“What gets measured gets managed.” This is a famous Peter Drucker quote that is just as true today as it was 30 years ago. You can’t (and shouldn’t) measure everything and there are some things that are hard to measure that you still have to manage (i.e – employee development) but picking your most important numbers and creating a scorecard is key for growing your business.
How do you choose which numbers to capture? Start by thinking about which metrics keep you up at night worrying about them. If a few one-star reviews can threaten the viability of a product, tracking reviews pretty carefully is critical for you. If holding your team accountable for auditing all of your listings regularly matters to you then put it on the scorecard.
How to Select the Right Metrics
Four or five key metrics may have already jumped into your mind but if you need help brainstorming helpful metrics you may choose to split your scorecard into the following categories.
- 1-2 Big Bottom Line Goals What are your company’s most important goals for the year?
- Ex – Reach $1M in annual revenue by 12/31/18 OR Open 2 warehouses OR launch at least 2 new channels by the end of the year.
- 2-3 Sales and Marketing metrics – What numbers show you the health of your sales engine?
- Ex – Units Sold, YOY Revenue growth, ACOS, ROAS
- 3-5 Operational Metrics – What numbers help you keep a finger on the pulse of your operations?
- Ex – Seller Feedback prior 12 mths, New 4-5 star reviews, new 1-3 star reviews, Inventory Performance Score, FBA fees as a % of sales
- 2-3 Financial Metrics – What are your most important profitability metrics?
- Ex – Gross margin, COGS ratio, overhead ratio, Inv/Cash Ratio
There is no one right answer
Each of us needs different metrics to run our unique business properly. Pick the most important numbers for you and use these tips to help you dial in the right metrics for your customized scorecard.
- Don’t pick too many metrics! As e-commerce sellers, we have access to almost unlimited data and it can be tempting to measure so many things that the scorecard is worthless. You shouldn’t have more than 10-15 total metrics.
- Support your goals! Pick Sales, Ops and Finance numbers that if improved would help you hit your important annual goals. Don’t be afraid to pepper in actionable “lead-measure” goals. For instance, if writing new blog posts tends to drive sales for your company then track the number of new posts per week. Pick an area of your business that you are struggling with and capture metrics related to that area.
- Don’t create a fulltime job – Your scorecard should only take a few minutes to update each week either for you or for your VA unless the value of the information is extremely high. If you have employees they should be responsible for finding and bringing their updated number to your staff meeting instead of you having to chase it down for them.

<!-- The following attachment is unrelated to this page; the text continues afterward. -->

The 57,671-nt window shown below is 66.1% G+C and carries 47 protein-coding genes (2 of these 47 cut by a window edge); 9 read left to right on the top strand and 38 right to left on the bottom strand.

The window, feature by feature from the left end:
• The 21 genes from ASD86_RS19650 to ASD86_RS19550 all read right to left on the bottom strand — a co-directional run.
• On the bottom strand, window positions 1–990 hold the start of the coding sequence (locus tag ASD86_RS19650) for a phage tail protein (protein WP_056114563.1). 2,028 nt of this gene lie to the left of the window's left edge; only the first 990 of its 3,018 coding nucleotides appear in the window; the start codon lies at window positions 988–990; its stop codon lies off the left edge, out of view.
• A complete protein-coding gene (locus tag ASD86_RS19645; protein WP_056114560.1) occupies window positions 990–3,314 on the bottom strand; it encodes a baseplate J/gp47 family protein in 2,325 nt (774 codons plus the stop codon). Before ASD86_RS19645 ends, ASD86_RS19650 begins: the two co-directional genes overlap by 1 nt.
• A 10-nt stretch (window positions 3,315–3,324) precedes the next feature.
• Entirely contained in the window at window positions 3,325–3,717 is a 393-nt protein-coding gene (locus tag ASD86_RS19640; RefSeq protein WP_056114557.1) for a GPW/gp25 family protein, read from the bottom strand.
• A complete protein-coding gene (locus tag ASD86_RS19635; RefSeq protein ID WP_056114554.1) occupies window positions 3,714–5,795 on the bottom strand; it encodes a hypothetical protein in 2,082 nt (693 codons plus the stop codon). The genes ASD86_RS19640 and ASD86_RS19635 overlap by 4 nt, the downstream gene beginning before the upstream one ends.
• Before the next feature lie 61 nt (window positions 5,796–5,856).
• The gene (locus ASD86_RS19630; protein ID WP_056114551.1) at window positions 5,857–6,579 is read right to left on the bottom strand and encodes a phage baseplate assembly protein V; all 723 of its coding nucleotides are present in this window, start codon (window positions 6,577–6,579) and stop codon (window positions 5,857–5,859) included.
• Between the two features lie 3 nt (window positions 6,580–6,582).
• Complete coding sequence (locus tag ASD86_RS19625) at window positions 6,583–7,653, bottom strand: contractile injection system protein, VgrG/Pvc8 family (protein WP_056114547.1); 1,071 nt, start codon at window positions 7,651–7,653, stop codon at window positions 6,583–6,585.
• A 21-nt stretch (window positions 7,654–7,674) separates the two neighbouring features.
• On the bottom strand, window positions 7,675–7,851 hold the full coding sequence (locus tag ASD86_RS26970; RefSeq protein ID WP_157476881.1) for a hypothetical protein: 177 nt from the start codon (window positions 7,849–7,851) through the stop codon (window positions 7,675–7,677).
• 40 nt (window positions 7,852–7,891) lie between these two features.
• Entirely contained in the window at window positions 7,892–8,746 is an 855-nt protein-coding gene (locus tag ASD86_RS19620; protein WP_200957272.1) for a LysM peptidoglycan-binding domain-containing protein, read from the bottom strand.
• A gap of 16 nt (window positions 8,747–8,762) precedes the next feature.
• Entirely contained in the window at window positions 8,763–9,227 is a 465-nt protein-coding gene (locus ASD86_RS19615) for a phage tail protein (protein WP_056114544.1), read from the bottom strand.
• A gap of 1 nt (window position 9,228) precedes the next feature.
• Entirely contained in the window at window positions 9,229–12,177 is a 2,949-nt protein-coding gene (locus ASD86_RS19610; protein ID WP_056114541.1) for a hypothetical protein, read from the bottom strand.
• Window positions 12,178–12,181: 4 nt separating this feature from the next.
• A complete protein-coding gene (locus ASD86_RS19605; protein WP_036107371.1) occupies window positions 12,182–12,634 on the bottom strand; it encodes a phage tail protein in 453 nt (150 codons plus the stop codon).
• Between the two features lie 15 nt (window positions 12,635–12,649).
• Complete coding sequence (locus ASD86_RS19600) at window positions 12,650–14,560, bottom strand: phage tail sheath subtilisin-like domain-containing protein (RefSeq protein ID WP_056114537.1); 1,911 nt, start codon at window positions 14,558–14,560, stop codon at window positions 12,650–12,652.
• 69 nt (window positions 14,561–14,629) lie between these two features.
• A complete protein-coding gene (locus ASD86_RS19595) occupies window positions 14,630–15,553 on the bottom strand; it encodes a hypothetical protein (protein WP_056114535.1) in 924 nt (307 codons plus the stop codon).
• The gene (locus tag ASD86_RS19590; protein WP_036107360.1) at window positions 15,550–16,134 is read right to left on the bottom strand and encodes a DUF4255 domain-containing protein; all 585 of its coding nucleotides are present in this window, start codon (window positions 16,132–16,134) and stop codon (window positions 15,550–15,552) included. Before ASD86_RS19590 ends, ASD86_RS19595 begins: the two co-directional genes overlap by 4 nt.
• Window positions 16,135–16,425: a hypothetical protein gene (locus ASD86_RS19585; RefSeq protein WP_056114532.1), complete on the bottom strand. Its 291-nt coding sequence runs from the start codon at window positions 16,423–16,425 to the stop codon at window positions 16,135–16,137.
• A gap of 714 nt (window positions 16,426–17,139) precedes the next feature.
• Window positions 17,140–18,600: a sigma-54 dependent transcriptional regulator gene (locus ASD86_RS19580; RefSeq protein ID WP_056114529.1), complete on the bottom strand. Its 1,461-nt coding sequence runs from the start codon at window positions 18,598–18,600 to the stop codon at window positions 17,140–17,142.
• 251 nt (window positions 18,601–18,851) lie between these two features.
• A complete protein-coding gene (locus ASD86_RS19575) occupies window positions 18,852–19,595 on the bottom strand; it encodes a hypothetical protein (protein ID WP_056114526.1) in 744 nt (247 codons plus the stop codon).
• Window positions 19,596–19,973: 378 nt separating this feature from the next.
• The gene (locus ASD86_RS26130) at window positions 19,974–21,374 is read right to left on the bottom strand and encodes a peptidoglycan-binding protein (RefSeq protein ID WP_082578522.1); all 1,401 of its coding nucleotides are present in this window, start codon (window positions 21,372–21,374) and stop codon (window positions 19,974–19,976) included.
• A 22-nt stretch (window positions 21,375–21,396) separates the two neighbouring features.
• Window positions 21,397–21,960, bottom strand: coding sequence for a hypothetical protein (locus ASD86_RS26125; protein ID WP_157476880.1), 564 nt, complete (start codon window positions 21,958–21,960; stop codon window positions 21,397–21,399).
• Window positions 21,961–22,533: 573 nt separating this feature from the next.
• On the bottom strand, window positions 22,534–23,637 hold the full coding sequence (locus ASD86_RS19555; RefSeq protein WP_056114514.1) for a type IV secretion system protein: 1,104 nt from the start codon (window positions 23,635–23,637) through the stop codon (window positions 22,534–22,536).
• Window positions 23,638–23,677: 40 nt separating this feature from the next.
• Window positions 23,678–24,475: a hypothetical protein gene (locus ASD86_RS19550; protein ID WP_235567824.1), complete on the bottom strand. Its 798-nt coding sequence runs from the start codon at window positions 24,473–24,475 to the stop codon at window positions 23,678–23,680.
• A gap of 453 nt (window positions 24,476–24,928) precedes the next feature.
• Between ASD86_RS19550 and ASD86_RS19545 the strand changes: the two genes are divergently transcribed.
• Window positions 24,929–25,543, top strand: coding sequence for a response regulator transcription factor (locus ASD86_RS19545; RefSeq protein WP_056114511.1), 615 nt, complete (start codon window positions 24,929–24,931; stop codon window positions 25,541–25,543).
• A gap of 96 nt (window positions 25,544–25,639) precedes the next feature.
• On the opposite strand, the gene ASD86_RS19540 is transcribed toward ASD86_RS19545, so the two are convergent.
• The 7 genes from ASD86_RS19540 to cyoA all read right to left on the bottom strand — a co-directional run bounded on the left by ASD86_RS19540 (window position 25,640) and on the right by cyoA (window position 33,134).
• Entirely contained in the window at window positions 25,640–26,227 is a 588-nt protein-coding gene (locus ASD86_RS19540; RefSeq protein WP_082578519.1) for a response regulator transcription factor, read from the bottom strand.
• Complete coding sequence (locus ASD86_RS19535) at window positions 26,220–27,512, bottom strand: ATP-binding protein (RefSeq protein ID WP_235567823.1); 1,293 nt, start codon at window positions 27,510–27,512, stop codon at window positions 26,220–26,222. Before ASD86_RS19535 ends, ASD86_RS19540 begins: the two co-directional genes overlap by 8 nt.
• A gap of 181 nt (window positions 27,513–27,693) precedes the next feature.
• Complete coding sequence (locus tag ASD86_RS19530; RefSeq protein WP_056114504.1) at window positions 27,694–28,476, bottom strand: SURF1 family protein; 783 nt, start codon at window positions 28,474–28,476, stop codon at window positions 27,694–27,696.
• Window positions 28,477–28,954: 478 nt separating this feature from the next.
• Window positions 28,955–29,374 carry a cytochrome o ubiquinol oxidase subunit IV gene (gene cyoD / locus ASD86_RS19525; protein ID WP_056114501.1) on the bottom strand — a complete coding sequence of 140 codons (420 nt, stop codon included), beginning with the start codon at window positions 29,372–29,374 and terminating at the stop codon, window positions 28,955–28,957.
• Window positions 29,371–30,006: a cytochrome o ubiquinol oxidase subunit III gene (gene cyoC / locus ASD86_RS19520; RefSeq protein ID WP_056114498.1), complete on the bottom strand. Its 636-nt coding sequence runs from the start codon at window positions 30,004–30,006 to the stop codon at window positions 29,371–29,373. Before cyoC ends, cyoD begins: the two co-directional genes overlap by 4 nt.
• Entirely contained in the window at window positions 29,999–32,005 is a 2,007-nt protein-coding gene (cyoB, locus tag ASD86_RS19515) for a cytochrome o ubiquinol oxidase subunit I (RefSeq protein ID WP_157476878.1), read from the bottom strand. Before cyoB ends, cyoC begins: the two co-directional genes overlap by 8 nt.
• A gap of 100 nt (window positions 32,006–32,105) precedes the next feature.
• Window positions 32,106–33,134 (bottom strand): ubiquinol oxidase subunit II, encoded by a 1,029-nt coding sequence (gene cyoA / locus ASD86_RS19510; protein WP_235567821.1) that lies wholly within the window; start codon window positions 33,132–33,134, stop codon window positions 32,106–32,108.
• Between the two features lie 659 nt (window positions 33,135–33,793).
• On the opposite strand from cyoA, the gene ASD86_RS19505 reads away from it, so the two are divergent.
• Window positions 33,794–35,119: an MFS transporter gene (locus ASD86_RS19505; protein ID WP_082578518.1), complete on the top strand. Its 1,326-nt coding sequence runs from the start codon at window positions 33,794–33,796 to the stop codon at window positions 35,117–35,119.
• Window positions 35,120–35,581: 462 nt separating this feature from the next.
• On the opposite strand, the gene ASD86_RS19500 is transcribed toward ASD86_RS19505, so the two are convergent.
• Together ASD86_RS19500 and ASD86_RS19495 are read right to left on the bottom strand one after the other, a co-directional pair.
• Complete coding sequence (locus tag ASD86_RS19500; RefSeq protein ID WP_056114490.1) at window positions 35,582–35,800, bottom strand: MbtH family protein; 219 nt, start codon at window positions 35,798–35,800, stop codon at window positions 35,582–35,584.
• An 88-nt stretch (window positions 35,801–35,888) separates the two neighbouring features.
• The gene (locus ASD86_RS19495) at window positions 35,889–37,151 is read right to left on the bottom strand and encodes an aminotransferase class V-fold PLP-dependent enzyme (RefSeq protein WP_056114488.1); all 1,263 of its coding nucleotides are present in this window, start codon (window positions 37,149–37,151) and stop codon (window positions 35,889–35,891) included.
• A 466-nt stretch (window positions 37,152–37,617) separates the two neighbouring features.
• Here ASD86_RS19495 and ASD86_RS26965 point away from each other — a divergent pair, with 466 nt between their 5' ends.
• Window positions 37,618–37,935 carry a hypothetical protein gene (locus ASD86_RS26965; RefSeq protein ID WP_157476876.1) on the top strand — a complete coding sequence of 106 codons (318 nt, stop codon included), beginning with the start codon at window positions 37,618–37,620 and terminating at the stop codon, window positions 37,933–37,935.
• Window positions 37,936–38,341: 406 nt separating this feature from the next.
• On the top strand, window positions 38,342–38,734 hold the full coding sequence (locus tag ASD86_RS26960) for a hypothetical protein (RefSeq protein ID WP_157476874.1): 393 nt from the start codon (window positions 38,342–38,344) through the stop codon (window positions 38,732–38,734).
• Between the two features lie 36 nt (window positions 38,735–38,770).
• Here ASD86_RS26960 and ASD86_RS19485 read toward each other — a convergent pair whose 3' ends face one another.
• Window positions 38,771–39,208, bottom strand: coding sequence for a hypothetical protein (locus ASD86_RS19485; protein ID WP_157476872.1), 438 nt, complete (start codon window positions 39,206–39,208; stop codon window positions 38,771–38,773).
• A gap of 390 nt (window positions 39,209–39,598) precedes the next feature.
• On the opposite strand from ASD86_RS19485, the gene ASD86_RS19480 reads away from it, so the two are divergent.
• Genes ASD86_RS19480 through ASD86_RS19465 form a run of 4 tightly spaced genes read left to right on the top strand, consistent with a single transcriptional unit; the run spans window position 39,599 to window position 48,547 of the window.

Don’t over complicate things!
If you already have a good financial dashboard then eliminate that category and focus on using the scorecard to drive sales and operational efficiency. The key is to have useful information at your fingertips that will allow you to make better decisions. The easier to visually see, the easier to update and the easier to integrate into your existing meeting rhythm the better.
Developing a rhythm for your scorecard is important.
You want to balance having a real-time dashboard where you can make adjustments very quickly with the reality that some data is hard to get to or doesn’t change much in 24 hours or even a week. In my healthcare services company, it made sense to update the scorecard every week at our staff meeting. But for Amazon sellers, some metrics are just easier to measure every 2 weeks when Amazon released a completed settlement statement.
Pick a rhythm that works for your business and stick with it! This scorecard will become a very powerful decision-making tool once you fill it out for a few months. But if you fail to include the scorecard in your weekly and monthly rhythms it won’t help you.
You got this!
Pick the hand full of metrics that are most important to your business and track them over time using a consistent rhythm and you will smoke out issues more quickly, see increased engagement in your team and your company will perform better.
Let Seller Accountant know if you get stuck and need help learning how to implement your scorecard.
Two books that will be very helpful for you in setting up your scorecard properly are:
I’d love to hear some of your success and failure stories related to creating a usable and sustainable scorecard for your e-commerce shop. How has this worked for you?